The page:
Like Sleeping Beauty, the Epstein Barr Virus (EBV) slumbers in the cells of 90 per cent of the world’s population, waiting to be awakened - but it’s no beauty. The study, which appears in this week’s issue of the journal Molecular Cell, also reveals a potential weak point that could be targeted by antiviral drugs.
The molecule is a protein called ZEBRA, which the virus brings along as it infects human cells. ZEBRA is essential to switching the virus from its latent to its active state. “During an infection, EBV inserts its own DNA into the nucleus of human cells. This information contains the codes for about 100 genes,” says Christoph Müller, head of an EMBL research lab in Grenoble. “Less than 10 genes are sufficient for the virus during its latent state, whereas all others are necessary to produce new viruses and to infect new host cells. Those have to be switched on, and ZEBRA functions as the switch which turns the cell into a factory to manufacture thousands of copies of the virus.”
One result is the disease infectious mononucleosis - called the “kissing disease” because EBV is transmitted in saliva - whose symptoms resemble that of a cold. But in rare cases activation of the virus also leads to EBV associated cancers, especially in people with immune deficiencies.
Researchers have focused on ZEBRA because of its ability to activate so many genes. It does so by recognizing specific strings of chemical “letters” in the DNA, docking onto them and allowing the information to be read and transformed into raw materials to make new viruses.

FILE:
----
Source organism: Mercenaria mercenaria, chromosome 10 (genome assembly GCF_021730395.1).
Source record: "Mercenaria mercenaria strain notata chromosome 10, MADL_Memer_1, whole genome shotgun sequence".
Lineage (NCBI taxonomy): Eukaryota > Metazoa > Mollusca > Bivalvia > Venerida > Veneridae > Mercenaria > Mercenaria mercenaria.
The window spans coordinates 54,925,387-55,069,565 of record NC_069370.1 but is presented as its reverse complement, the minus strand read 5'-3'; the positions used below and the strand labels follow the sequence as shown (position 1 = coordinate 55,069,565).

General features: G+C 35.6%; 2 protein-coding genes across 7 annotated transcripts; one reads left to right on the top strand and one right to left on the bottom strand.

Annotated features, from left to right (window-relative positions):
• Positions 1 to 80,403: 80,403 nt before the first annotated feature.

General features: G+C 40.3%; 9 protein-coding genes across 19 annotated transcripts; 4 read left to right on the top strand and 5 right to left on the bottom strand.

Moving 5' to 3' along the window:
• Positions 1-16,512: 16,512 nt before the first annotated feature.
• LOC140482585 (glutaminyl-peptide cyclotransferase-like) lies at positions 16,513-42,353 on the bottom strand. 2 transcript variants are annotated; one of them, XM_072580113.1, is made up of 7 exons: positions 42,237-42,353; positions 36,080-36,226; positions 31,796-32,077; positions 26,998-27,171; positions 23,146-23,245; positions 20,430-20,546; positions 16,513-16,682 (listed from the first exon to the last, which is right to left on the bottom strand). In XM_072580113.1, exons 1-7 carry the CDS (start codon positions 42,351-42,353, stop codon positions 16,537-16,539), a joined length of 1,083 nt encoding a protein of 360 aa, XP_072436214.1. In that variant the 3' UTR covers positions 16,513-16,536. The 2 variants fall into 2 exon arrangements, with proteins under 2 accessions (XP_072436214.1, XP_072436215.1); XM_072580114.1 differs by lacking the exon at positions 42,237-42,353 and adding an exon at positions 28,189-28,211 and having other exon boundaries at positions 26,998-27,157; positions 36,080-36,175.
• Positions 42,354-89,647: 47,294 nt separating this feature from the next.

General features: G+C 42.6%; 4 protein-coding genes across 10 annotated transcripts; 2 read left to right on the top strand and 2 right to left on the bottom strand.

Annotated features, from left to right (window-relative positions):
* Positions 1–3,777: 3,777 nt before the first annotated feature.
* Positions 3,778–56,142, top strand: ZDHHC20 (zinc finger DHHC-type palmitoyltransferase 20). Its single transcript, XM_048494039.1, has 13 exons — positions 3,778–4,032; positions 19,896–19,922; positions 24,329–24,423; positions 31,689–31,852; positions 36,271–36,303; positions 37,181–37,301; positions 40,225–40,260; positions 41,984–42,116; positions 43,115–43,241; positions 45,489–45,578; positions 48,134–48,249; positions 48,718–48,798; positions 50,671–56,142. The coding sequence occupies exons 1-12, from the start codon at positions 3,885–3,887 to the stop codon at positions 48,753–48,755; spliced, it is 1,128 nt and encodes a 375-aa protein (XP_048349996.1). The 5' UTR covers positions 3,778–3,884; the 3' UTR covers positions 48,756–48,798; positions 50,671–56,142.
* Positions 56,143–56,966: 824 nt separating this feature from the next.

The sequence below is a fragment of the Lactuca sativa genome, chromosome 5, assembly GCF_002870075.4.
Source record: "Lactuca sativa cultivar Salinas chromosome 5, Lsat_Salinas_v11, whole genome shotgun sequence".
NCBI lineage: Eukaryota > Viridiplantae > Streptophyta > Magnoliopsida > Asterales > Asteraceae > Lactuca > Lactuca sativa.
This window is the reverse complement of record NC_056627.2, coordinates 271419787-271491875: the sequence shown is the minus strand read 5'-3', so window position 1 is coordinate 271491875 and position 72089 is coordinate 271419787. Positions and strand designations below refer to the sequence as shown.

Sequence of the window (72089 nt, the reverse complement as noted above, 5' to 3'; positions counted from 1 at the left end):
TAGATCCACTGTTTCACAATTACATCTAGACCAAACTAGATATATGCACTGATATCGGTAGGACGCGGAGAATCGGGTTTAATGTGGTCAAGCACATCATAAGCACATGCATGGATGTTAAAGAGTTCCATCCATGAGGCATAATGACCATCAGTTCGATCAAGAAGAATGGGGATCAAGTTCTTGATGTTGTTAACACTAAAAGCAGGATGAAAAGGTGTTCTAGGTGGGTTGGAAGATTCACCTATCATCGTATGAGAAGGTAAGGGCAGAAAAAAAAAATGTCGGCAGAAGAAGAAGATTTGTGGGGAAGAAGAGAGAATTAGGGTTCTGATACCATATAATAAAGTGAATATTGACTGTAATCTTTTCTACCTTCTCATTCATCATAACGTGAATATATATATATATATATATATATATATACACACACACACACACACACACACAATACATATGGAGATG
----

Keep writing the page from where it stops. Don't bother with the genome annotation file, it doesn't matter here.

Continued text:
“A good strategy in fighting viruses is to block the activation of viral genes,” says Patrice Morand, a physician at the University hospital and the IVMS. “The drugs we currently use against EBV work that way. The problem is that they only interrupt the late phase of the viral cycle. Since ZEBRA is essential to the first steps, waking the virus, blocking it would be much better.”
To identify weak points of ZEBRA as potential drug targets Morand and Carlo Petosa from Müller’s group created a high-resolution map of the protein’s structure. Using the unique technology “platforms” that EMBL and the IVMS have set up in partnership with the neighbouring institutes, they obtained crystals of ZEBRA.
Examining these crystals with high-intensity X-rays at the European Synchrotron Radiation Facility (ESRF) in Grenoble, the scientists found that ZEBRA binds to DNA in a complex of two molecules. A detailed map of the interface between the two ZEBRA molecules revealed that one copy of ZEBRA plugs a large side chain into a deep pocket in the other. “This is an ideal type of structure to try to target with a drug,” Petosa says. “If we can find a molecule to block access to the cavity, the copies wouldn’t be able to bind to each other and dock onto DNA.”
Morand and his colleagues carried out a close study of the pocket, which gave them good idea of what a “plug” would have to look like. The next step will be to screen likely molecules in hopes of finding an inhibitor. “We have been trying to develop an effective way to treat EBV infections for over 20 years, without major successes,” Morand says. “Thanks to this partnership between medical research and structural biology that has grown on the Grenoble Polygone Scientifique campus, we are closer than ever before.”.